The quilt measures 64" x 71"


A dreadlocked, emaciated stray was found dodging traffic along the busy Palisades Parkway in New Jersey.  Taken in by ATCMNY Rescue, Macabee was vetted, groomed, neutered and examined by a veterinary opthamolgist.  Progressive Retinal Atrophy had left him totally, irreversibly blind in both eyes.  The vet estimated he was at least 7 years old.

Surviving along that busy road would have been miracle enough for any Airedale, but that he was blind, made it even more miraculous.  But now Mac would  need another adopter who would take on an older dog with his handicap.

And just then the phone rang.  It was an adoption applicant and I mentioned this sightless old dog to them.  Joe and Bette lived on the 3rd floor of an apartment building in the East Village and were retired.  They would like to meet Mac.

I brought him for a visit and they fell in love with the beautiful dog out on the sidewalk.  Mac had trouble, of course, the first time going up and down the stairs, but after several trips while we were there, he quickly learned to use the back of Joe's leg as a guide and to go slowly instead of of leaping 2 or 3 stairs at a time. By the time I left that day, he was going up and down the stairs like he'd been doing it for years.  A short leash kept him close as he ambled down the sidewalks, where he visited his favorite hydrants.

Mac was a handsome Airedale and visiting him in this small apartment you would never guess he couldn't see.  He was a happy, upbeat dog, who loved his walks, including sitting on the bench with Joe and Bette outside the French cafe where he greeted his admirers, both human and canine.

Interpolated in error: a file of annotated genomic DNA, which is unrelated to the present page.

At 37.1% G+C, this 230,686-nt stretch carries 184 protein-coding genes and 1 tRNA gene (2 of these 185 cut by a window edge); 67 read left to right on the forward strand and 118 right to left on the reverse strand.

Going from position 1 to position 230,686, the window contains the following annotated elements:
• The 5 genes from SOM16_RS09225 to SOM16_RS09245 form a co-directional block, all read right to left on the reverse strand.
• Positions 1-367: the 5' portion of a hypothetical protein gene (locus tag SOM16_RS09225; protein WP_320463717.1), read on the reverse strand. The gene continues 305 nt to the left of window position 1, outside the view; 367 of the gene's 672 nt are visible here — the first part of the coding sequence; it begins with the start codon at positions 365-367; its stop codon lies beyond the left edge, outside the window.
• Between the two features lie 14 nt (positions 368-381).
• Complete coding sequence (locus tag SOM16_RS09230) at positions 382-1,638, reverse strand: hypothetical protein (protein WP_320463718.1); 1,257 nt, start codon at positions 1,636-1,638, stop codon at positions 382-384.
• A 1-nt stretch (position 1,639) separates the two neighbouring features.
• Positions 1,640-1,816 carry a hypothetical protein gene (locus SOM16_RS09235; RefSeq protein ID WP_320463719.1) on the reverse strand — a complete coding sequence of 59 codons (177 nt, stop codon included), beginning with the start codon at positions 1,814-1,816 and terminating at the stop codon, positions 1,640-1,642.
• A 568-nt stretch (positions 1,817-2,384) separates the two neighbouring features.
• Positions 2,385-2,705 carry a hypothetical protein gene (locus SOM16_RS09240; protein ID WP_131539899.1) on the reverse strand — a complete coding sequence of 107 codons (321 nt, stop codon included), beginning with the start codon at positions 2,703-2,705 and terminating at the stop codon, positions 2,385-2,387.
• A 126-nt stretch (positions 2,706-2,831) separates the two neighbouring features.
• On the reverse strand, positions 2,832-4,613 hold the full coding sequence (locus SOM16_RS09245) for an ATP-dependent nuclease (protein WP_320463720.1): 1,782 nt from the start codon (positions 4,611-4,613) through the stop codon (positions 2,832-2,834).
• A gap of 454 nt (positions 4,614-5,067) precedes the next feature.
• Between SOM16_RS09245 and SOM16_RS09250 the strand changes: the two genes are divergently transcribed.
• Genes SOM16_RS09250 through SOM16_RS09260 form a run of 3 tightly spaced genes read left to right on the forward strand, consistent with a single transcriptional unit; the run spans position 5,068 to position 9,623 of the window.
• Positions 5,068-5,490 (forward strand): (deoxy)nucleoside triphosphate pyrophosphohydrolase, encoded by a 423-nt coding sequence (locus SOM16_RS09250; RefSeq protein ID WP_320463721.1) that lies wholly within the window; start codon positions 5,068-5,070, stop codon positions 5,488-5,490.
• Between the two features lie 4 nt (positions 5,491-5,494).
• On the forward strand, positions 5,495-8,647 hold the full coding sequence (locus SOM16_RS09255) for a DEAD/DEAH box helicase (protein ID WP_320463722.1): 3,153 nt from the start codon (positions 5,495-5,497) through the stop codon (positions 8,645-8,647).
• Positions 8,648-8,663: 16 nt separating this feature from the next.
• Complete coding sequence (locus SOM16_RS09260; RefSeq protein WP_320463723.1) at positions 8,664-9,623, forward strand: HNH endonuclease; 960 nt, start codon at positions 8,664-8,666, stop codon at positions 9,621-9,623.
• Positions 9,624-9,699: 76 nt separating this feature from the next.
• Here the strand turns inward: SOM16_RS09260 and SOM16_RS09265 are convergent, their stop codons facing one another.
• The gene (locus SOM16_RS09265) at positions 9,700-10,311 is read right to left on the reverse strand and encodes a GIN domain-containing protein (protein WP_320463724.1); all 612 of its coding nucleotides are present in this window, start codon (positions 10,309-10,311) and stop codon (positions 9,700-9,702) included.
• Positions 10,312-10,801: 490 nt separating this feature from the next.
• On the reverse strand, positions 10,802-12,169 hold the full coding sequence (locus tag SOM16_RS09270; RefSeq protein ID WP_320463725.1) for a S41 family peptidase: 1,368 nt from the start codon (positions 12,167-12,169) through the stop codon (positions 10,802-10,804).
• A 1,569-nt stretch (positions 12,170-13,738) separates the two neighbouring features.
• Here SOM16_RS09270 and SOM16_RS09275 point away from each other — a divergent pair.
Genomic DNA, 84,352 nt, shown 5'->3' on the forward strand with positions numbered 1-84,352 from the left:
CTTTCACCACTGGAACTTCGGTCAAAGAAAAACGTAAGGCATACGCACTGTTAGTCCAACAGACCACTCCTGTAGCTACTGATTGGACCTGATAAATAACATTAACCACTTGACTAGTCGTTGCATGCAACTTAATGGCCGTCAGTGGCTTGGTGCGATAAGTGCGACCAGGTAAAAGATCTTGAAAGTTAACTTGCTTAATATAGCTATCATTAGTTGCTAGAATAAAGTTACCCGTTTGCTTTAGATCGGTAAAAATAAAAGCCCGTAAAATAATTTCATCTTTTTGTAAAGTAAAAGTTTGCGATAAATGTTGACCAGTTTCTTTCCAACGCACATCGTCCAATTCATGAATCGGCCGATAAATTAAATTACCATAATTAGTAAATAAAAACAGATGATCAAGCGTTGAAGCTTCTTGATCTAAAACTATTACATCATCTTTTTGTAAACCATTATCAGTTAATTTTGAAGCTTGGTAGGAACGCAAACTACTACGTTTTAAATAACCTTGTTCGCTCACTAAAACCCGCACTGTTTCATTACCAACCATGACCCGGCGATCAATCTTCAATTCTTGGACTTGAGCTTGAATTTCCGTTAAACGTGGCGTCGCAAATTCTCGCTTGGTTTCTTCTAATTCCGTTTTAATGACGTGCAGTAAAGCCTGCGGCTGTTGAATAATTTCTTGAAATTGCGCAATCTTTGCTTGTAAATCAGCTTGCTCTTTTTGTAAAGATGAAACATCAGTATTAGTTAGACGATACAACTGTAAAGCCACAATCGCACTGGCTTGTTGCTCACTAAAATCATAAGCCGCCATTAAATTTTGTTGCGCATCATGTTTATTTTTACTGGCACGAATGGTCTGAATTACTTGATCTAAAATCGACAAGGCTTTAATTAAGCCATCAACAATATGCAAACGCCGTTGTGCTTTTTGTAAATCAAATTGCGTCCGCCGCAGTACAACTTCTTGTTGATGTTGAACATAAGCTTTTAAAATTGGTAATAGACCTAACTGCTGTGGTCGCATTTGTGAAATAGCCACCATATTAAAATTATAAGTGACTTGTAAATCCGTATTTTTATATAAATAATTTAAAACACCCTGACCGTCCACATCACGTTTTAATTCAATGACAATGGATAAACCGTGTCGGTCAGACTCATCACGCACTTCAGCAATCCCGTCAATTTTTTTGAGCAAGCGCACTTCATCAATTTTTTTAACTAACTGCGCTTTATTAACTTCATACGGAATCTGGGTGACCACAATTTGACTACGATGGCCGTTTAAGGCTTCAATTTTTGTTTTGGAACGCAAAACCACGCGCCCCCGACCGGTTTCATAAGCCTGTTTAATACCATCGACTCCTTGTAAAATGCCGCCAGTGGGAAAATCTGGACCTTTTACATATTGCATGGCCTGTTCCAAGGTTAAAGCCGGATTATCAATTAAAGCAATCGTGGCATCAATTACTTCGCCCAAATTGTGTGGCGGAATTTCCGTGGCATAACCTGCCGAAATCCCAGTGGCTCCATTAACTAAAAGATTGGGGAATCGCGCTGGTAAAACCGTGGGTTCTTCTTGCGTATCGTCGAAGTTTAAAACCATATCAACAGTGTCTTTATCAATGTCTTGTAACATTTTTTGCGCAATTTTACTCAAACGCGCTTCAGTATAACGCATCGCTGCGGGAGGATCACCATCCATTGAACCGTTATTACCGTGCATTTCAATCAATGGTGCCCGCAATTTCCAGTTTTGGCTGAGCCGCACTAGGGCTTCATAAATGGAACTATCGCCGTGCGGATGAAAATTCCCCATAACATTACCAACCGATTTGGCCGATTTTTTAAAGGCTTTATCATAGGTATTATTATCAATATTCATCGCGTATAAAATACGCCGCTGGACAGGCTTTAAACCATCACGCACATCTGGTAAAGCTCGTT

Betty, Joe and Mac sitting outside the local French cafe
Please excuse the poor quality of the photo, but it is a picture of a photo in one of my old articles for the ATCMNY newsletter.  That was before I had digital capability and when I moved to Maryland, I didn't keep the old photos.

About 2 years later, I got a call from Bette.  Joe had died suddenly and Bette was moving in with her daughter.  She could not take Mac with her and could I help.  It was at a time when my cousin, whom I lived with, was dying and I couldn't keep him with me.  But after a quick call to Barbara Curtiss of NEAR in Connecticut explaining the situation, she said she'd foster him and find him a home.  I went to NYC and picked up Mac and delivered him to Barbara's.  He was eventually adopted.  Despite his handicap, he had a winning personality and it was hard to believe that he couldn't see.

An angel was watching over Mac the day a motorist stopped and picked him up on the side of the parkway, and I believe that God sends the right home for the hard to place dogs just when you need it.